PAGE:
4. Phylan

    March 31, 2010 02:57 PM

    If some American League team needs DH help, I would want the Phillies to consider trading Ibanez even for some non-prospects. Hell, even for cash considerations. The amount of flexibility it would give the Phillies is worth it.

  5. e

    March 31, 2010 05:43 PM

    Phillies overspent, and jumped the market with Ibanez. He’d be an average DH in the AL.Horrible signing.

    Bill, should we look forward to a fantasy draft recap Post from ya?

  6. Bill Baer

    March 31, 2010 10:24 PM

    I’m not sure how many people are interested in our fantasy league. I made some posts about it last year and the only people who cared were the people involved. So, probably not.

  7. b

    April 01, 2010 03:32 AM

    How can you say a guy who put up over a 4 WAR season in his lone year here was a horrible signing? There biggest mistake was backloading the deal rather frontloading it.

    Look at the other guys the Phils had to sort through and what they did last year.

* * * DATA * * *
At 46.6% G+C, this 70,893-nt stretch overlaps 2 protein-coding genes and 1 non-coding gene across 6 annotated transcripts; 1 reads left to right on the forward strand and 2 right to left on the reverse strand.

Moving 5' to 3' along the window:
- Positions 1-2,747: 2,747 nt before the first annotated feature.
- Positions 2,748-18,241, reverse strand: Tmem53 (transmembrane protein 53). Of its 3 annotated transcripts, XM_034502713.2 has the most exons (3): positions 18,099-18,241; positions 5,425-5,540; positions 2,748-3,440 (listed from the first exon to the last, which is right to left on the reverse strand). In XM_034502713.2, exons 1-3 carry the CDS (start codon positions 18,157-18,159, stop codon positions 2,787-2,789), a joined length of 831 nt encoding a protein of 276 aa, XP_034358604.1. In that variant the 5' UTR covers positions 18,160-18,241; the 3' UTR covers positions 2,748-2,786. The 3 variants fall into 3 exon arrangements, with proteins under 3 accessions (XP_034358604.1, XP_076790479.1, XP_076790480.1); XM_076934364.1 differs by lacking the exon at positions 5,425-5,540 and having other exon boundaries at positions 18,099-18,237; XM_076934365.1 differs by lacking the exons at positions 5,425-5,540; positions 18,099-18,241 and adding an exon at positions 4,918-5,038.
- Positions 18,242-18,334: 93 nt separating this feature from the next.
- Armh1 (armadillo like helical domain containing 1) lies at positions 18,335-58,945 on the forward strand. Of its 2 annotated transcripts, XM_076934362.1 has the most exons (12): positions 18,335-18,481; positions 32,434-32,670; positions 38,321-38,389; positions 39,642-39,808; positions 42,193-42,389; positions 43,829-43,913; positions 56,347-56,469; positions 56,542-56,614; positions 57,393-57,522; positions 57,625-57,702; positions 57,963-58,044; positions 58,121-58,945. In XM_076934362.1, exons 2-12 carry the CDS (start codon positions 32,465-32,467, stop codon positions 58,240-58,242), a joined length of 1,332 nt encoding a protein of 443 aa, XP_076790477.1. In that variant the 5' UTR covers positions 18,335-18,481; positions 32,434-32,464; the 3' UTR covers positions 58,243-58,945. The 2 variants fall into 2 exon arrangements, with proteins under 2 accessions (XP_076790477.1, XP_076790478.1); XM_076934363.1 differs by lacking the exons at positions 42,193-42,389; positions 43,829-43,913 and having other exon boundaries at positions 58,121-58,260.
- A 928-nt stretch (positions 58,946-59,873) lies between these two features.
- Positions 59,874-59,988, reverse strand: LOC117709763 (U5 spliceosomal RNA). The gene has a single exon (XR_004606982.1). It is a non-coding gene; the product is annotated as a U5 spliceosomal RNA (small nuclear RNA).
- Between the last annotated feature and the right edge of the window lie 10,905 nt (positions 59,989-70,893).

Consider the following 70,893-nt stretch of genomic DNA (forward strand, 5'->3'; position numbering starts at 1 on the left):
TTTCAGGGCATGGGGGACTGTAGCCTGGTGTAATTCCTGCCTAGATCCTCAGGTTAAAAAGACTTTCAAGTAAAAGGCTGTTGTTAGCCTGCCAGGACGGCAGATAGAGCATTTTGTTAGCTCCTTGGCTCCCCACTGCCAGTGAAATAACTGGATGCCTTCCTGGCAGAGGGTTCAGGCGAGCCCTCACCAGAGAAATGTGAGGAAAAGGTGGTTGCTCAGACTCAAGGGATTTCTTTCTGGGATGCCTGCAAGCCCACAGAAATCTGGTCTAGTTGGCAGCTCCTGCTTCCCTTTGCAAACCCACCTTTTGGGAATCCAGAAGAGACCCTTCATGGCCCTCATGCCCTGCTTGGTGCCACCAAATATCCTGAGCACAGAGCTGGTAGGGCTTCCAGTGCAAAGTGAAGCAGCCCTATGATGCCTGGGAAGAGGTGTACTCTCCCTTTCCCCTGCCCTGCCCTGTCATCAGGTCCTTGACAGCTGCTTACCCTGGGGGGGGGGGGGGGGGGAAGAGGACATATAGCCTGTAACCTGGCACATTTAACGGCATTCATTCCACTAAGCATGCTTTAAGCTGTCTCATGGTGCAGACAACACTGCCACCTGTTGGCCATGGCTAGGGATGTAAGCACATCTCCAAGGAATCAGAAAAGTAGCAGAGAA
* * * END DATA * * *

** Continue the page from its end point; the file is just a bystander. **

Pat Burrell -.5 WAR
    Adam Dunn 1.3 WAR
    Milton Bradley 1.1 WAR
    Rocco Baldelli .2 WAR
    Bobby Abreu 2.5 WAR (Who we all know had 0 chance of coming back here)

    Not only did they get the best of the bunch, but there combined WAR came out to 4.5, just .2 WAR higher than Ibanez’s 4.3.

    At what point will people stop labeling it as a poor deal? You may not have liked the deal, but at least give credit where credit is due. Just because it was a SABR unfriendly move, I think SABR centric posters are holding a grudge over the deal and refusing to accept that it has worked out so far.

    According to the DVORP he’s already earned half his total salary of the entire deal!

  8. b

    April 01, 2010 03:38 AM

    Oh btw I realize the total WAR compilation vs. Ibanez #’s are off. I’m half asleep as I’m typing this so please forgive me.

  9. Bill Baer